Drug overdose resulting in quadriplegia.

Teresa S. Wang, Betsy H. Grunch, Jessica R. Moreno, Carlos A. Bagley, Oren N. Gottfried

Research output: Contribution to journalArticle

2 Citations (Scopus)

Abstract

To describe a case of cervical flexion myelopathy resulting from a drug overdose. A 56-year-old male presented to the emergency department unable to move his extremities following drug overdose. Neurological examination revealed him to be at C6 ASIA A spinal cord injury. The CT of his cervical spine revealed no fracture; however, an MRI revealed cord edema extending from C3 to C6 as well as posterior paraspinal signal abnormalities suggestive of ligamentous injury. The patient underwent a posterior cervical laminectomy and fusion from C3 to C7. Neurologically he regained 3/5 bilateral tricep function and 2/5 grip; otherwise, he remained at ASIA A spinal cord injury at 6 months. Our patient suffered a spinal cord injury likely due to existing cervical stenosis, and in addition to an overdose of sedating medications, he likely sat in flexed neck position for prolonged period of time with the inability to modify his position. This likely resulted in cervical spine vascular and/or neurological compromise producing an irreversible spinal cord injury. Spinal cord injury is a rare finding in patients presenting with drug overdose. The lack of physical exam findings suggestive of trauma may delay prompt diagnosis and treatment, and thus clinicians must have a high index of suspicion when evaluating patients in this setting.

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Drug Overdose
Quadriplegia
Spinal Cord Injuries
Spine
Laminectomy
Spinal Cord Diseases
Wounds and Injuries
Neurologic Examination
Hand Strength
Blood Vessels
Hospital Emergency Service
Edema
Pathologic Constriction
Neck
Extremities

ASJC Scopus subject areas

  • Surgery
  • Orthopedics and Sports Medicine

Cite this

Drug overdose resulting in quadriplegia. / Wang, Teresa S.; Grunch, Betsy H.; Moreno, Jessica R.; Bagley, Carlos A.; Gottfried, Oren N.

In: European spine journal : official publication of the European Spine Society, the European Spinal Deformity Society, and the European Section of the Cervical Spine Research Society, Vol. 21 Suppl 4, 01.01.2012.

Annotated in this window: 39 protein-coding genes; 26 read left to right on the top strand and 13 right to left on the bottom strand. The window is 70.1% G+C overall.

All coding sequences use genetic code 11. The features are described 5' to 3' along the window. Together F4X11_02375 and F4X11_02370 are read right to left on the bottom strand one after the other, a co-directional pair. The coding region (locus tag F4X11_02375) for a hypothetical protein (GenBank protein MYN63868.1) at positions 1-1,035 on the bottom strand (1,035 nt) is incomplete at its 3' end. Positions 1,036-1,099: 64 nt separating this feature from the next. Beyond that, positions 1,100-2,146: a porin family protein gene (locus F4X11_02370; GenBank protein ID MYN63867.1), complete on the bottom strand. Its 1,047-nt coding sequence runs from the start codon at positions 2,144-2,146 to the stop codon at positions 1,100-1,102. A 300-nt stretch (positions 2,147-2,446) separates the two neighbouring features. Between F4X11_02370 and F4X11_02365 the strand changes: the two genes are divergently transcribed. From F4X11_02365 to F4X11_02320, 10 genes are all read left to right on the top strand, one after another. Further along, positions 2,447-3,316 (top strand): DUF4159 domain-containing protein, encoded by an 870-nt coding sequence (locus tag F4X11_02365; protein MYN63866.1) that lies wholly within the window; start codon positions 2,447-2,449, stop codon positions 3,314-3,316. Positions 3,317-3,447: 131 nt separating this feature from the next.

Research output: Contribution to journalArticle

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abstract = "To describe a case of cervical flexion myelopathy resulting from a drug overdose. A 56-year-old male presented to the emergency department unable to move his extremities following drug overdose. Neurological examination revealed him to be at C6 ASIA A spinal cord injury. The CT of his cervical spine revealed no fracture; however, an MRI revealed cord edema extending from C3 to C6 as well as posterior paraspinal signal abnormalities suggestive of ligamentous injury. The patient underwent a posterior cervical laminectomy and fusion from C3 to C7. Neurologically he regained 3/5 bilateral tricep function and 2/5 grip; otherwise, he remained at ASIA A spinal cord injury at 6 months. Our patient suffered a spinal cord injury likely due to existing cervical stenosis, and in addition to an overdose of sedating medications, he likely sat in flexed neck position for prolonged period of time with the inability to modify his position. This likely resulted in cervical spine vascular and/or neurological compromise producing an irreversible spinal cord injury. Spinal cord injury is a rare finding in patients presenting with drug overdose. The lack of physical exam findings suggestive of trauma may delay prompt diagnosis and treatment, and thus clinicians must have a high index of suspicion when evaluating patients in this setting.",
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